I kid you not. I'm using fishing line for the wedding gown. Here's the story.
My granddaughter fell in love with the beautiful wavy look of the hems of the top two layers of tulle on her wedding dress. I had to cut off a good 4 inches from the bottom, and I had no idea how to recreate the curly waves. There was something stiff, like wire, set into the tulle. I was stumped, so I experimented with other finishes.
Ribbon had no stretch, so it couldn't handle the curve going around the train. A zigzag stitch with thin thread finished the hem, but it wasn't at all wonderful. Heavier rayon thread in a zigzag stitch was a tiny bit better, but nothing came near to the loveliness of the original.
Now what? I was determined to make this right. I trimmed a couple of inches off the hem of the tulle and examined the stiff stuff set into the bottom edge. It wasn't wire, but a stiff nylon cord. How had that been attached? If only I'd remember my mother's sewing lessons from 50 years ago, I'd have been just fine, but I was trying too hard and not thinking clearly.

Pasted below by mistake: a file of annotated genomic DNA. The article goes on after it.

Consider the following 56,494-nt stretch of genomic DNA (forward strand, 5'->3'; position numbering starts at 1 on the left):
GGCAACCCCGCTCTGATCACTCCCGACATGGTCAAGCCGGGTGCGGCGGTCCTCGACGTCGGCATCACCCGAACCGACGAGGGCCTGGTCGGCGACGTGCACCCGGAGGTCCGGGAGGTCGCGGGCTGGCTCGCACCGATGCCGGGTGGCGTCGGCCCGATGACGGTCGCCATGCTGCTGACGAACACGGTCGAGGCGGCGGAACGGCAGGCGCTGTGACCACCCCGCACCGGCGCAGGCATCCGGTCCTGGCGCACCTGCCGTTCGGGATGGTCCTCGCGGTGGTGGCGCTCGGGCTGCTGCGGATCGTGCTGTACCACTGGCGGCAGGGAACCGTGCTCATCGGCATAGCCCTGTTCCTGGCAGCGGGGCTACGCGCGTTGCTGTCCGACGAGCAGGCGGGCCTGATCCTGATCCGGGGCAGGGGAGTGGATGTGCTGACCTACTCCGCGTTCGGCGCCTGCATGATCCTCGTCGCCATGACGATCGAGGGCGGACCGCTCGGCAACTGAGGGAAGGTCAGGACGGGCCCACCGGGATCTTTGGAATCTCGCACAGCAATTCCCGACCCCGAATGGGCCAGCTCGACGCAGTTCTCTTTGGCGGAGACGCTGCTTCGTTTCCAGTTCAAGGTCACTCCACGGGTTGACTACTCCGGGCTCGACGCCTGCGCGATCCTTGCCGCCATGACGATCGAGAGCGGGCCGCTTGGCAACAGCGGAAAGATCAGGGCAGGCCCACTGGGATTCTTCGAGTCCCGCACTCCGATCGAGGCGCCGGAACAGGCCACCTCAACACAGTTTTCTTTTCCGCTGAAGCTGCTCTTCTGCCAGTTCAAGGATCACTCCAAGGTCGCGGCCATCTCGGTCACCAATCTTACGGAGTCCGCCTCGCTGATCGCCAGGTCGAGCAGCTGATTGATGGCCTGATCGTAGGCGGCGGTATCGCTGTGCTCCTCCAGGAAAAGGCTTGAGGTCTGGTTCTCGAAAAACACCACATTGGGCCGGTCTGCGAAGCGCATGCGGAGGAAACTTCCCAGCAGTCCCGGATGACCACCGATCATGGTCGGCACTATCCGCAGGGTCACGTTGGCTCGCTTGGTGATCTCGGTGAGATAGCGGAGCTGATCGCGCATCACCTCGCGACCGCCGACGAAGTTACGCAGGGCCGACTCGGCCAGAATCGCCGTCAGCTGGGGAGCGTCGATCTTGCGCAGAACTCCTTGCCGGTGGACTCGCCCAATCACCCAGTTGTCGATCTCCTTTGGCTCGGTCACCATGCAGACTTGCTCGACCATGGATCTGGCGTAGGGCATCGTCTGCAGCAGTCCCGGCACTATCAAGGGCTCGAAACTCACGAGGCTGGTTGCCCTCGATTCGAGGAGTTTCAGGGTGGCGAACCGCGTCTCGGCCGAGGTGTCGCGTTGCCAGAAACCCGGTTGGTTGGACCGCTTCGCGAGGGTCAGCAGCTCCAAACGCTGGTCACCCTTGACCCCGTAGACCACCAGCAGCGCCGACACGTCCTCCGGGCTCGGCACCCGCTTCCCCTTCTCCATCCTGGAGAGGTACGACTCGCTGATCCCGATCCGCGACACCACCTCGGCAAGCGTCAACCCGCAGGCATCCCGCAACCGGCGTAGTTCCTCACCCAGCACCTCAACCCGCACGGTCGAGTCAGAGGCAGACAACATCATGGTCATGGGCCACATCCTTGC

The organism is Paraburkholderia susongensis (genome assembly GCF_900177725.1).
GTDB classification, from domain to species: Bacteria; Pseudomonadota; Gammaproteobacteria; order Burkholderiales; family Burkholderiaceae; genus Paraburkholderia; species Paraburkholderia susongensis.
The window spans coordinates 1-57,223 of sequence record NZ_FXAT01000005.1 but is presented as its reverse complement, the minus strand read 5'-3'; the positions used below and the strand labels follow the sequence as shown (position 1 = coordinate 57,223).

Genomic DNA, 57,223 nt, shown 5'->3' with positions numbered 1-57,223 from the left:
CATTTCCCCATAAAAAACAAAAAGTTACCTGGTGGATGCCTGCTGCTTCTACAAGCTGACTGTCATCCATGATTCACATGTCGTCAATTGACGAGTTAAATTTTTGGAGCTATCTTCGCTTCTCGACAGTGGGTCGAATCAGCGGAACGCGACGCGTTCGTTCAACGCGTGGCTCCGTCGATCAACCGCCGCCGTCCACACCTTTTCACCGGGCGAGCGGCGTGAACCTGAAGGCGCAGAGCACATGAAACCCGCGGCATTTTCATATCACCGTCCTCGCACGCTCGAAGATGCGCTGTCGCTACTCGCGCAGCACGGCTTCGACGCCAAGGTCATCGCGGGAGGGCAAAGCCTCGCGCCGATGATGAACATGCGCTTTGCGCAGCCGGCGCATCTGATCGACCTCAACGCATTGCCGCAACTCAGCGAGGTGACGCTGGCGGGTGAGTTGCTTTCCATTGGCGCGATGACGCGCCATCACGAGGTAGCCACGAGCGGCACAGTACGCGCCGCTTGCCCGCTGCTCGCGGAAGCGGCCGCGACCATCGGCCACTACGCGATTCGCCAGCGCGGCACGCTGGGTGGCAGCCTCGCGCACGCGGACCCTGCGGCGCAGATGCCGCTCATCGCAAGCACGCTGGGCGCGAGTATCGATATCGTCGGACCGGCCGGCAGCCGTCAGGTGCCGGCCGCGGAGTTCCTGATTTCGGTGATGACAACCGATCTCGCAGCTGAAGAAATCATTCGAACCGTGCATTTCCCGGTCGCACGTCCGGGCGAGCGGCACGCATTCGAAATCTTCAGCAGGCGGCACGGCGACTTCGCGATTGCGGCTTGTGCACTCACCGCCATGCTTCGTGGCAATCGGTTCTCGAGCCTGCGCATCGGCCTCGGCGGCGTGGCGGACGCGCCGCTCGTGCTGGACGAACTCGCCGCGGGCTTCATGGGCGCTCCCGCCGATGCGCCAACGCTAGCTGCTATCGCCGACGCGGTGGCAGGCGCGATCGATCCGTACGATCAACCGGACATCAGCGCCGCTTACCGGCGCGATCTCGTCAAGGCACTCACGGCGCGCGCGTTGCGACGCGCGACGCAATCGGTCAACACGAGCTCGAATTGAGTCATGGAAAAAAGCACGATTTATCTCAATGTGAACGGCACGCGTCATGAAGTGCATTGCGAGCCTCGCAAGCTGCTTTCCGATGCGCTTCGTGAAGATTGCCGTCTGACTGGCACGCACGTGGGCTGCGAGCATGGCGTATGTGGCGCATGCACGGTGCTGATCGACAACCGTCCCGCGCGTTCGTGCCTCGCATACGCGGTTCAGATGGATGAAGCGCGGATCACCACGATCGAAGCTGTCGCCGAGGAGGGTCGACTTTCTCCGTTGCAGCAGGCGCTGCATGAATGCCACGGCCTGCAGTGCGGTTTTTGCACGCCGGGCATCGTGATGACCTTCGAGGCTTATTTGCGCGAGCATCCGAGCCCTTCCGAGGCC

I only needed a braiding foot for my sewing machine and some nylon cord!
Next stop, Michaels jewelry making aisle.
This is the heaviest weight they carry. It was only a fraction of the thickness of the original. I experimented with it, but it was much too fine to lift and hold the weight of the skirt.
Ebay? I typed in monofilament cord and soon found myself looking at fishing cord! That's how I discovered what I needed.
It was off to the local tackle and bait shop. They carried the 50 lb. weight I needed in bright green, only, but the 40 lb. was almost perfect.
|Original cord on top, 40 lb. fishing line in the middle, jewelry making cord on the bottom.|
I showed the sample to my granddaughter. She was so excited. "Mama, how did you do that? It's perfect!"
"I'm just the magic grandmother," I told her.
As I said, one final, really quick fitting and this task will be done.
Bibbity, bobbity, boo!